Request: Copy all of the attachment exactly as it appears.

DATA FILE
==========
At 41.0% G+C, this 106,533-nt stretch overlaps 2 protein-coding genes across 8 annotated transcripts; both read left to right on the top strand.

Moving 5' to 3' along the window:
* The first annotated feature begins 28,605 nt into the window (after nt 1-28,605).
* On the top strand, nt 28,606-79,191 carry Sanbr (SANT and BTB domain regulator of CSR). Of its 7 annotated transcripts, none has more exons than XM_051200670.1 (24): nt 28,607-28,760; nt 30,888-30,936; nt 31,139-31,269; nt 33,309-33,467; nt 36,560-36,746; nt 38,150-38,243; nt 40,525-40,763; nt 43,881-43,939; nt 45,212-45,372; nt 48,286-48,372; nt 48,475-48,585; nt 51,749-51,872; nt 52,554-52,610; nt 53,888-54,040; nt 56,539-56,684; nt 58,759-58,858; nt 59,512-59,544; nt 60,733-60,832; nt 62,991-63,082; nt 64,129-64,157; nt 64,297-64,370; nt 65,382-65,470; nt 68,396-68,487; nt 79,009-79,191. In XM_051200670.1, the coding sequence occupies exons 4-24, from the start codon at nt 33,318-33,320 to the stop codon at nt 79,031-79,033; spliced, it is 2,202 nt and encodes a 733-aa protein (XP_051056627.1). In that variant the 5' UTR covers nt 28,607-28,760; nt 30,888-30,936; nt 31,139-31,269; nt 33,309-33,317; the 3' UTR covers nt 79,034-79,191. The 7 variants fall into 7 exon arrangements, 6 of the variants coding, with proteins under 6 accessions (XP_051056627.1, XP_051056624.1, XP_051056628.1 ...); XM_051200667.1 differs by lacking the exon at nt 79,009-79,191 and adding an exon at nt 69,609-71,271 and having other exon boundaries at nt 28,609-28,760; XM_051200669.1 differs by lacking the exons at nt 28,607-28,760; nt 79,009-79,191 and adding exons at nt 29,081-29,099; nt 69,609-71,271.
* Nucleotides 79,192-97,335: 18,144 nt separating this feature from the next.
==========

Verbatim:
At 41.0% G+C, this 106,533-nt stretch overlaps 2 protein-coding genes across 8 annotated transcripts; both read left to right on the top strand.

Moving 5' to 3' along the window:
* The first annotated feature begins 28,605 nt into the window (after nt 1-28,605).
* On the top strand, nt 28,606-79,191 carry Sanbr (SANT and BTB domain regulator of CSR). Of its 7 annotated transcripts, none has more exons than XM_051200670.1 (24): nt 28,607-28,760; nt 30,888-30,936; nt 31,139-31,269; nt 33,309-33,467; nt 36,560-36,746; nt 38,150-38,243; nt 40,525-40,763; nt 43,881-43,939; nt 45,212-45,372; nt 48,286-48,372; nt 48,475-48,585; nt 51,749-51,872; nt 52,554-52,610; nt 53,888-54,040; nt 56,539-56,684; nt 58,759-58,858; nt 59,512-59,544; nt 60,733-60,832; nt 62,991-63,082; nt 64,129-64,157; nt 64,297-64,370; nt 65,382-65,470; nt 68,396-68,487; nt 79,009-79,191. In XM_051200670.1, the coding sequence occupies exons 4-24, from the start codon at nt 33,318-33,320 to the stop codon at nt 79,031-79,033; spliced, it is 2,202 nt and encodes a 733-aa protein (XP_051056627.1). In that variant the 5' UTR covers nt 28,607-28,760; nt 30,888-30,936; nt 31,139-31,269; nt 33,309-33,317; the 3' UTR covers nt 79,034-79,191. The 7 variants fall into 7 exon arrangements, 6 of the variants coding, with proteins under 6 accessions (XP_051056627.1, XP_051056624.1, XP_051056628.1 ...); XM_051200667.1 differs by lacking the exon at nt 79,009-79,191 and adding an exon at nt 69,609-71,271 and having other exon boundaries at nt 28,609-28,760; XM_051200669.1 differs by lacking the exons at nt 28,607-28,760; nt 79,009-79,191 and adding exons at nt 29,081-29,099; nt 69,609-71,271.
* Nucleotides 79,192-97,335: 18,144 nt separating this feature from the next.